Reducing poultry pathogens with plasma

Tuesday, 14 February, 2012


Researchers at Drexel University have demonstrated a technique for killing pathogens on raw poultry that could reduce foodborne illness. Using plasma, the research team was able to eliminate or significantly reduce bacteria on skinless chicken breast and chicken skin.

Uncooked poultry is the most common source of bacteria that causes illness, with over 70% of raw chicken testing positive for Campylobacter and Salmonella, according to a media release from Drexel. Cross-contamination in the kitchen could be reduced if pathogens were removed or reduced from raw meat products before they even reached consumers’ kitchens.

“If you could reduce contamination on the raw chicken, then you wouldn’t have it in the kitchen,” said Dr Jennifer Quinlan, senior author of the paper that details the team’s findings.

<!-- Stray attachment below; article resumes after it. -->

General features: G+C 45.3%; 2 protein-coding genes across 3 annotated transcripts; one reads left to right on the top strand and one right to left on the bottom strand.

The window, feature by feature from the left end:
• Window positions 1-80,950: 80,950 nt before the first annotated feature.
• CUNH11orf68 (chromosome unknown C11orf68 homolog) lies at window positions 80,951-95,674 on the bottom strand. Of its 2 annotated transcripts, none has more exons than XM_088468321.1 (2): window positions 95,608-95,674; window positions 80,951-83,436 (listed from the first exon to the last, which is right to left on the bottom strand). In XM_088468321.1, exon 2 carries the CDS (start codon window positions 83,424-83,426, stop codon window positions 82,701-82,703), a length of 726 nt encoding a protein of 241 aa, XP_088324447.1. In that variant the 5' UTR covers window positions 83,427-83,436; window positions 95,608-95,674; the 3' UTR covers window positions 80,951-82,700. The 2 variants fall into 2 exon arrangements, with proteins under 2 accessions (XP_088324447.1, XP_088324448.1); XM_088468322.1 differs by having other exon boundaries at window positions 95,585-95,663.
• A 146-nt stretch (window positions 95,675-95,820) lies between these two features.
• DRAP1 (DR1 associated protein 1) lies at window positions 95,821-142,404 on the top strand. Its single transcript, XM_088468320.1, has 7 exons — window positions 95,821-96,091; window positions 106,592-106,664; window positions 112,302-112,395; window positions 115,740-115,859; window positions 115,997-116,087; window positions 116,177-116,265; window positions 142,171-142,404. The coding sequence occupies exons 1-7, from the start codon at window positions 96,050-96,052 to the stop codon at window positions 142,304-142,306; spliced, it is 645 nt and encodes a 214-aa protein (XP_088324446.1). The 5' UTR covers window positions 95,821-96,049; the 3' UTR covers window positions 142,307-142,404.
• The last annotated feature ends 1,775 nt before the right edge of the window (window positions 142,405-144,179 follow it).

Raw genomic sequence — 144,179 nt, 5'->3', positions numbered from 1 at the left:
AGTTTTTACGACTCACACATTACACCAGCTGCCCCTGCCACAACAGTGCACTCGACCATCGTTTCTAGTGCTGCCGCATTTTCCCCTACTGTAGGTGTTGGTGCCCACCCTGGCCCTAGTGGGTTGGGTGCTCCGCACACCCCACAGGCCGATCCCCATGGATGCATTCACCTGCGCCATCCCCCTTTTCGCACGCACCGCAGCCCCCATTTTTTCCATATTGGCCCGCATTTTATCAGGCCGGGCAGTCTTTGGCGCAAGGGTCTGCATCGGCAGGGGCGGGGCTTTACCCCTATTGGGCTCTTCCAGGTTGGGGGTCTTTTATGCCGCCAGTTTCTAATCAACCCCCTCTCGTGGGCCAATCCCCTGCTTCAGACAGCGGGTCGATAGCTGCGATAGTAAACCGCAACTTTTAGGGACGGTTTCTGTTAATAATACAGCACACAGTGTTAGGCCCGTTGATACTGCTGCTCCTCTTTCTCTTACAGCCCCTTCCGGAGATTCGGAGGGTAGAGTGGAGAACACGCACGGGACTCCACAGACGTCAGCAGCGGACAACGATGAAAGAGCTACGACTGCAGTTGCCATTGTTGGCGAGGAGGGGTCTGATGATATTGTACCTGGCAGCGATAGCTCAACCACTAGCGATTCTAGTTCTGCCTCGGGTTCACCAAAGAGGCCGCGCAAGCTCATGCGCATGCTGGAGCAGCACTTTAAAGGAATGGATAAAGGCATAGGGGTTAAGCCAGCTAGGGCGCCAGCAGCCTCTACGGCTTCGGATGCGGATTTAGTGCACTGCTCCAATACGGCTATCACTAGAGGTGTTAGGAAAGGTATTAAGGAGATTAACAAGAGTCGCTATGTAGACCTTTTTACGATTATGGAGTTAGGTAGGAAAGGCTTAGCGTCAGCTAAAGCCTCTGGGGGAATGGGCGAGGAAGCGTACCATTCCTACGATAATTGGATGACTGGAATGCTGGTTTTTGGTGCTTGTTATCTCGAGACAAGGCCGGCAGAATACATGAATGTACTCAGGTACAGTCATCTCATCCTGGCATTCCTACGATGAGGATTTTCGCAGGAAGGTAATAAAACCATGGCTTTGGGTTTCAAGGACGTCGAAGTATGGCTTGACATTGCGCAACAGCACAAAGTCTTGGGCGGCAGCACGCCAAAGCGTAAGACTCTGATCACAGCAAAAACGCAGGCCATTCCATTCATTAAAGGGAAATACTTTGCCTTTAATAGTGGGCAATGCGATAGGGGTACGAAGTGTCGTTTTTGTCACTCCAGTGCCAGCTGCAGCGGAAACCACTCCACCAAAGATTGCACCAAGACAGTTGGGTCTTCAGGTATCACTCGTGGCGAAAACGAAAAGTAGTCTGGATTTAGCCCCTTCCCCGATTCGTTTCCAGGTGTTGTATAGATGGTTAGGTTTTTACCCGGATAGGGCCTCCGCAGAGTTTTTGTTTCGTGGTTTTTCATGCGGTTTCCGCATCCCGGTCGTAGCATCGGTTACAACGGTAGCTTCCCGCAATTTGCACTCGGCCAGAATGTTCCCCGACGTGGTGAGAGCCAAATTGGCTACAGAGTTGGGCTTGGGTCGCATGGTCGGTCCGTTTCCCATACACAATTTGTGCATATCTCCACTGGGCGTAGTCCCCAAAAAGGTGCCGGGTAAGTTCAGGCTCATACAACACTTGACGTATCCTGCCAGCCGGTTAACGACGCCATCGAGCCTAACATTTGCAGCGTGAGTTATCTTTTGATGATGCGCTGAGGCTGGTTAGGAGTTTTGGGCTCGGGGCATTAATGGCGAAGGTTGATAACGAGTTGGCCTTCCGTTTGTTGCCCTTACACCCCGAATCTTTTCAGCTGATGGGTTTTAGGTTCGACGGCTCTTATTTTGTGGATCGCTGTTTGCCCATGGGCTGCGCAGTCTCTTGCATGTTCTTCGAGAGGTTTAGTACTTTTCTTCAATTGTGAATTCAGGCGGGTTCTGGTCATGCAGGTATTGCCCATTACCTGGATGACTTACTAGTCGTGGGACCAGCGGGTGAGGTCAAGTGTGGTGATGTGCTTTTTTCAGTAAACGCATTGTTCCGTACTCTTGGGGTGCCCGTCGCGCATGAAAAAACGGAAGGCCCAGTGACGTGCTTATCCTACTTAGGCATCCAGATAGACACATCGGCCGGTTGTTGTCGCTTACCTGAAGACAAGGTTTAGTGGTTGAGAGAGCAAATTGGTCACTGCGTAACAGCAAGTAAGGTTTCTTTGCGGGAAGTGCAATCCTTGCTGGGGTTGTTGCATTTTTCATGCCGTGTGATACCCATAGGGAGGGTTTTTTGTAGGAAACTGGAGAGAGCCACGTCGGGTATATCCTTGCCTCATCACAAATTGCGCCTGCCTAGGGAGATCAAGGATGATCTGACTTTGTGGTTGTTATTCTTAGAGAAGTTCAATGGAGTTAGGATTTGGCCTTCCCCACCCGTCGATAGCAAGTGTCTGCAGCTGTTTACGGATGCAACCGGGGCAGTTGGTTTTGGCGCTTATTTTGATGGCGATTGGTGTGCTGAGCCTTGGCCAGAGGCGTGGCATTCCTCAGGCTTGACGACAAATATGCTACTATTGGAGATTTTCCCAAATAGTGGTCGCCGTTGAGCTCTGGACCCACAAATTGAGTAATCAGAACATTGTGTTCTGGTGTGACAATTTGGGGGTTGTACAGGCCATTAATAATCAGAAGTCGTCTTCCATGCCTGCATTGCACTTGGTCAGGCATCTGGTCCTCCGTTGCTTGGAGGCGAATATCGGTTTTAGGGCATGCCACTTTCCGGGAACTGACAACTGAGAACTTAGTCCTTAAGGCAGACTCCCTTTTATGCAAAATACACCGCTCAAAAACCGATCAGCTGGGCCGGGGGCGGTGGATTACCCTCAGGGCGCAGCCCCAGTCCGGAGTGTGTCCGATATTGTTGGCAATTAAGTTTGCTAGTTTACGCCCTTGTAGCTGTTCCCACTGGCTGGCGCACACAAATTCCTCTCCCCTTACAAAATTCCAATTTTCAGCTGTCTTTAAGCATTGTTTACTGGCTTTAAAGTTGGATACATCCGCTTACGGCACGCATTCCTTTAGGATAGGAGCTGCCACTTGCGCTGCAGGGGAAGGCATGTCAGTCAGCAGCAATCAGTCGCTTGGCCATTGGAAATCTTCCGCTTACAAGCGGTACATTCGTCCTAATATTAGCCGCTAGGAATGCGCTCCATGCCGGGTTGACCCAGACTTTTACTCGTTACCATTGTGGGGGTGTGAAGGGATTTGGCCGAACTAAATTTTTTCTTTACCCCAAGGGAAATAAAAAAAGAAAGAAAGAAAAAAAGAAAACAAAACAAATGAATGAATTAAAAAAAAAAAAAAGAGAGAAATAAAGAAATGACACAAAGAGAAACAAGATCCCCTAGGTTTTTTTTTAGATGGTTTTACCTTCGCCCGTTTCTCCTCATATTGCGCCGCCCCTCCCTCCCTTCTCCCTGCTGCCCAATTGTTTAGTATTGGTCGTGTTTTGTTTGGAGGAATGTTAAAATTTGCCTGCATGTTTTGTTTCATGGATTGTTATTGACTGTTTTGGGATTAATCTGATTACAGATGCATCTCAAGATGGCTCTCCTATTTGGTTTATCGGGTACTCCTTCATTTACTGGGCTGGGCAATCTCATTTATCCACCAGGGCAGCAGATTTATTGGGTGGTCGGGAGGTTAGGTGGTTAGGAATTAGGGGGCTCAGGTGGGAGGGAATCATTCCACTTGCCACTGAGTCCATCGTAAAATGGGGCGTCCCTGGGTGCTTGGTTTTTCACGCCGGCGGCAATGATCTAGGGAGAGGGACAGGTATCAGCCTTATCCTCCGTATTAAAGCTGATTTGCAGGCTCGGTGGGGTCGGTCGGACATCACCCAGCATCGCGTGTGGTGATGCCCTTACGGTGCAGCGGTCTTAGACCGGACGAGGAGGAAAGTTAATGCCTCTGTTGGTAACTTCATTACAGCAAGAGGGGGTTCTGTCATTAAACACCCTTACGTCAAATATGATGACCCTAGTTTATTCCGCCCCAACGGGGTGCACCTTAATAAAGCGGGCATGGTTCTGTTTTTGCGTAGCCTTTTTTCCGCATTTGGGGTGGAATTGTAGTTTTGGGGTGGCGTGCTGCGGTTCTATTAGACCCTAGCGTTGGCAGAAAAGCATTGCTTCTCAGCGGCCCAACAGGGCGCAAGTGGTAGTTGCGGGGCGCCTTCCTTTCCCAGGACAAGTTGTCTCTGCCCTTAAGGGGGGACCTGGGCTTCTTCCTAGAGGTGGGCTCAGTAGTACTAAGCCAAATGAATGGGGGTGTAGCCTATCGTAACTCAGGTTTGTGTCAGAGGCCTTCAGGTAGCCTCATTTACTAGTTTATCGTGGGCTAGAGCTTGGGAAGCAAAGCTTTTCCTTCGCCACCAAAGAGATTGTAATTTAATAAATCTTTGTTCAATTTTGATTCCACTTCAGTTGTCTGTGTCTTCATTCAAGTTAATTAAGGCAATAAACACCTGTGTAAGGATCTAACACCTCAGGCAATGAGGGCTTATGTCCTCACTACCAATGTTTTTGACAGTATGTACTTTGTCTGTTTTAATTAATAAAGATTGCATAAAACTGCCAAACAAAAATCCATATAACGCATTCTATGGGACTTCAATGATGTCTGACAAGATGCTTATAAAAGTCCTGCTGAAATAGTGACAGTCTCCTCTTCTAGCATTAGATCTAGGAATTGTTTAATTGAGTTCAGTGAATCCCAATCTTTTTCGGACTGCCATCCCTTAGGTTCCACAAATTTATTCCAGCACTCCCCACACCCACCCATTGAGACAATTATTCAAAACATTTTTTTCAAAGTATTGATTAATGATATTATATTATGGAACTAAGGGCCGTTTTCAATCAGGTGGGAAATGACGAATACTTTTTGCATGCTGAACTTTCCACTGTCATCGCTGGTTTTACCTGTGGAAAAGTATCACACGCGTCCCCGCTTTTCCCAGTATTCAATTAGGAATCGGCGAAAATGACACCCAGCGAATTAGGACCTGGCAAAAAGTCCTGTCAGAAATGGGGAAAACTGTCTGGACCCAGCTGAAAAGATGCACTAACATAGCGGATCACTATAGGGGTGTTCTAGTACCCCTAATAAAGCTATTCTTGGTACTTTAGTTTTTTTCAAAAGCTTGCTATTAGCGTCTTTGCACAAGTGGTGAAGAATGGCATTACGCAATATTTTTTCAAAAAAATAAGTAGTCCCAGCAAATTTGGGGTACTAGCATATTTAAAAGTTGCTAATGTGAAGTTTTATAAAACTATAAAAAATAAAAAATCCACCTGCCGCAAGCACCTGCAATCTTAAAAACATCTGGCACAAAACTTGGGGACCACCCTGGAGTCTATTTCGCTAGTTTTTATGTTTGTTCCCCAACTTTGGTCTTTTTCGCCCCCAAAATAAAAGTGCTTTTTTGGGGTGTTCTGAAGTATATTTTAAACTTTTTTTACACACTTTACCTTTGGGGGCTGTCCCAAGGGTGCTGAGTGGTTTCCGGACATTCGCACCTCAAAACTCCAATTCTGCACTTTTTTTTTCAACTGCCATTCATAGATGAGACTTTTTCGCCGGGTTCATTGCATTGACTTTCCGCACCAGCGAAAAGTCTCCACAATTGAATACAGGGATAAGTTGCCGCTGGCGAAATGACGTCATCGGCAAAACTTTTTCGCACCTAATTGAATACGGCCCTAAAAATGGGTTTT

On bacteria samples grown on agar, plasma was effective on both antibiotic-resistant and wild-type strains of bacteria.

Plasma, according to the media release, is “a high-energy, charged mixture of gaseous atoms, ions and electrons”. According to the release, plasma has been shown to reduce pathogens on fruit and vegetables without cooking them.

While plasma technology is not currently a cost-effective option for food production, one benefit of using plasma is that it is non-thermal, so doesn’t cook the food or affect its appearance, said co-lead author Brian Dirks.

Were plasma technology to become more cost-effective, Dirks claims it could also be helpful in prolonging the shelf life of raw chicken as it could wipe out the microorganisms that cause food spoilage.

“Until these technologies are more fully developed, consumers should assume that raw poultry has pathogens on it and take care to prevent infection,” Dr Quinlan said. “That means cooking thoroughly and making sure not to cross-contaminate when handling uncooked meat and poultry.”

The study was published by the International Association for Food Protection in the Journal of Food Protection.

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